White House of­fi­cials wouldn’t re­spond to Mr. Mur­ray’s “ter­ror­ist” re­mark, a com­ment that went above and be­yond the CEO’s usual tough talk to­ward the ad­min­is­tra­tion. But the White House — and its supporters in the en­vi­ron­men­tal move­ment — point out that they are work­ing to keep strug­gling coal com­mu­ni­ties afloat as the in­dus­try in­evitably de­clines.

The ad­min­is­tra­tion has pro­posed pour­ing tens of mil­lions of dol­lars into coal com­mu­ni­ties for job train­ing, in­fra­struc­ture in­vest­ments and other ef­forts that, in the­ory, would put dis­placed coal min­ers back to work.

Some lead­ing en­vi­ron­men­tal­ists say coal ti­tans such as Mr. Mur­ray would be bet­ter served work­ing with the gov­ern­ment to re­train and re­de­ploy coal min­ers rather than en­gag­ing in an on­go­ing rhetor­i­cal and le­gal war with the pres­i­dent.

“One thing I’d like to see from them is com­ing to the ta­ble and talk­ing about how to build a bright fu­ture for the re­gion,” said Mary Anne Hitt, di­rec­tor of the Sierra Club’s Be­yond Coal cam­paign, the largest and most suc­cess­ful an­ti­coal ini­tia­tive in the na­tion. “There’s a huge op­por­tu­nity for the restora­tion of old min­ing sites across the re­gion. That’s some­thing that could put a lot of peo­ple to work.”

Oth­ers in the en­vi­ron­men­tal move­ment, how­ever, ar­gue that Mr. Mur­ray and oth­ers should have lit­tle, if any, voice in the di­a­logue.

“It should be clear from their long history of self-serv­ing ac­tions that coal com­pany ex­ec­u­tives don’t de­serve a seat at that ta­ble,” said Joe Smyth, a spokesman for Green­peace.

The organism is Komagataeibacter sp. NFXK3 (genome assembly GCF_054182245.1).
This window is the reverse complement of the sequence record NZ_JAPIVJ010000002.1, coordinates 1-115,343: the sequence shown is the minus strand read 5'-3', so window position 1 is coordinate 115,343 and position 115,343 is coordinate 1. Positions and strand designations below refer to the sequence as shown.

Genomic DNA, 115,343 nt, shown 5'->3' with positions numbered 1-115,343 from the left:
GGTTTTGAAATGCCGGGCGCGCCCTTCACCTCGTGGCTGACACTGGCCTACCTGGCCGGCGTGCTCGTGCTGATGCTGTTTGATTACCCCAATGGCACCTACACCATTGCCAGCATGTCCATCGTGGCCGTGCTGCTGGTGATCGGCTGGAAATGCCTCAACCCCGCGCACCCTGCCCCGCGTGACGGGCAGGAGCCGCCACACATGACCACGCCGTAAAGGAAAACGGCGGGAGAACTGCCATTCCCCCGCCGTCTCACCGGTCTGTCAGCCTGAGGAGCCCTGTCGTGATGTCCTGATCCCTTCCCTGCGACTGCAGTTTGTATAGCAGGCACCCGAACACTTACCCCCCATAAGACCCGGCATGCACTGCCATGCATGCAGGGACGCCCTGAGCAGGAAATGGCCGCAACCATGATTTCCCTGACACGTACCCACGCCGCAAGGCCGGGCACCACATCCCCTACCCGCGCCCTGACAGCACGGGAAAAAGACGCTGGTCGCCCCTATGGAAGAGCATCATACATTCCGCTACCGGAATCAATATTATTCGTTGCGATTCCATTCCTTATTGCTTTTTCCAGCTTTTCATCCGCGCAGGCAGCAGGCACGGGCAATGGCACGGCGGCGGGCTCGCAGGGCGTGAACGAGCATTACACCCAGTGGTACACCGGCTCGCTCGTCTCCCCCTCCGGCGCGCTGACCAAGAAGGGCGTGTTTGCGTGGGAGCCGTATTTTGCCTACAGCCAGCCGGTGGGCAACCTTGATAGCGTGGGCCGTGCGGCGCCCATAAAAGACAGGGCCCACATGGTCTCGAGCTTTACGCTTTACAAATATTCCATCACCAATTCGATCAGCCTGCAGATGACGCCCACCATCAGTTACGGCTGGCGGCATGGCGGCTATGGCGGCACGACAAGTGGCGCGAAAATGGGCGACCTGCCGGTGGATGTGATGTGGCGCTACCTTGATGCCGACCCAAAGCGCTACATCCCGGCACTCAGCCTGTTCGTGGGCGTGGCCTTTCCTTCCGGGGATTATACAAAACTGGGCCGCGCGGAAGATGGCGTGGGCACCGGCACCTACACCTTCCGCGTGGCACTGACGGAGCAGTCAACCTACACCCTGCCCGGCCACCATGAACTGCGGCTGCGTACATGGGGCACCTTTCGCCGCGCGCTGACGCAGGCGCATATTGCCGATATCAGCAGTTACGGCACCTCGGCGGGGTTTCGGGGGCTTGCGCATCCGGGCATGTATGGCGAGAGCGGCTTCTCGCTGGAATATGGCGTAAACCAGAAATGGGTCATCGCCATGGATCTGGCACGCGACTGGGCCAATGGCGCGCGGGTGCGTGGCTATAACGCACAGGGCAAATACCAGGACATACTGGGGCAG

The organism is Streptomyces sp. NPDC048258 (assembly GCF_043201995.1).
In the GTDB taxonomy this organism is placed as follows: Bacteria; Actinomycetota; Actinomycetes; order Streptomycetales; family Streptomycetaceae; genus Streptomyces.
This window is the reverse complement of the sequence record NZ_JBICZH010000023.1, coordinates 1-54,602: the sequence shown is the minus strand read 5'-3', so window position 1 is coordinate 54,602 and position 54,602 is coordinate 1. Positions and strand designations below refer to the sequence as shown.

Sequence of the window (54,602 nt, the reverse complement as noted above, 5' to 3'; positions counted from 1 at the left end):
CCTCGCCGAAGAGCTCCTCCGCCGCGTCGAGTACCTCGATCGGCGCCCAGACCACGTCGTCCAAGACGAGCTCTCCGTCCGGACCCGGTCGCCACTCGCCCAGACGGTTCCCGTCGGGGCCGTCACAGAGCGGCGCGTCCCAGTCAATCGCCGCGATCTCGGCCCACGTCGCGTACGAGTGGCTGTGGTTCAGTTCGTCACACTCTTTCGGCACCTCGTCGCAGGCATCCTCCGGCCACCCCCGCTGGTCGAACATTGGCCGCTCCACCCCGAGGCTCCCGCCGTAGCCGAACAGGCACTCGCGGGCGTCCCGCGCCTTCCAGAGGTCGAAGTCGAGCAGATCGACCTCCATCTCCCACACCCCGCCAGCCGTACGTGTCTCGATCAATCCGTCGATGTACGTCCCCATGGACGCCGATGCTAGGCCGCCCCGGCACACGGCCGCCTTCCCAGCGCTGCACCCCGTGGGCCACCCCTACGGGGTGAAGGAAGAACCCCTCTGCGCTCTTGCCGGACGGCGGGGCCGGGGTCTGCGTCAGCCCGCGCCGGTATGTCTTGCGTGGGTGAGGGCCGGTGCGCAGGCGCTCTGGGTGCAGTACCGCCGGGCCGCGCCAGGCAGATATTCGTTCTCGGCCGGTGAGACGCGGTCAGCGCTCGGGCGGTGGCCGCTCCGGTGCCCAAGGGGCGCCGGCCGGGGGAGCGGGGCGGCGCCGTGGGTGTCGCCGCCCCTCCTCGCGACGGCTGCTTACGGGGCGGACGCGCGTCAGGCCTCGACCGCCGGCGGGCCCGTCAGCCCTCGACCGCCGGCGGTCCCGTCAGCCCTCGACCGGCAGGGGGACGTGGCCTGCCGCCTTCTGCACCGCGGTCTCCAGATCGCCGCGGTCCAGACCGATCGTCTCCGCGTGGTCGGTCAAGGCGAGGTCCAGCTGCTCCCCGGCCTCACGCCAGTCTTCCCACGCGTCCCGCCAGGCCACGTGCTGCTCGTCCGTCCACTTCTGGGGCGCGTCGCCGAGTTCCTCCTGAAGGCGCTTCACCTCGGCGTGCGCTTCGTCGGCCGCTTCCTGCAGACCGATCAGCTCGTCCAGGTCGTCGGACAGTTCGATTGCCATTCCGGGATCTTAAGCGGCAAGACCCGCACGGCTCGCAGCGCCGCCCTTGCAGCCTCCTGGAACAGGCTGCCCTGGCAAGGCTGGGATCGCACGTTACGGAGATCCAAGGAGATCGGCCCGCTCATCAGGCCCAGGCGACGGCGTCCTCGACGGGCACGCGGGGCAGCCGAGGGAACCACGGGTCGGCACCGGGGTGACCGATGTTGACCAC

Some of those self-serv­ing ac­tions, Mr. Mur­ray and other in­dus­try lead­ers ac­knowl­edge, have dam­aged the sec­tor’s rep­u­ta­tion to a se­ri­ous de­gree. Mr. Mur­ray points to the on­go­ing Pa­triot Coal fi­asco as an ex­am­ple of how the coal sec­tor has dam­aged its own cred­i­bil­ity.

“They set up a sham there,” Mr. Mur­ray said of Pa­triot Coal, which was formed in 2007 with as­sets for­merly be­long­ing to Pe­abody En­ergy Corp. and Arch Coal Inc., lead­ing coal com­pa­nies based in St. Louis. Crit­ics, in­clud­ing Mr. Mur­ray and thou­sands of min­ers, main­tained that Pa­triot was set up to fail and to be­come a dump­ing ground for pen­sion li­a­bil­i­ties and other fi­nan­cial obli­ga­tions that the com­pa­nies didn’t want to honor. Com­pany lead­ers have ve­he­mently de­nied that as­ser­tion.


For Mur­ray En­ergy Corp. CEO Robert Mur­ray, who fan­cies him­self as one of Pres­i­dent Obama’s great­est en­e­mies, the loom­ing court case rep­re­sents the best chance to stop what he and his employees rou­tinely re­fer to as the “war on coal,” a se­ries of...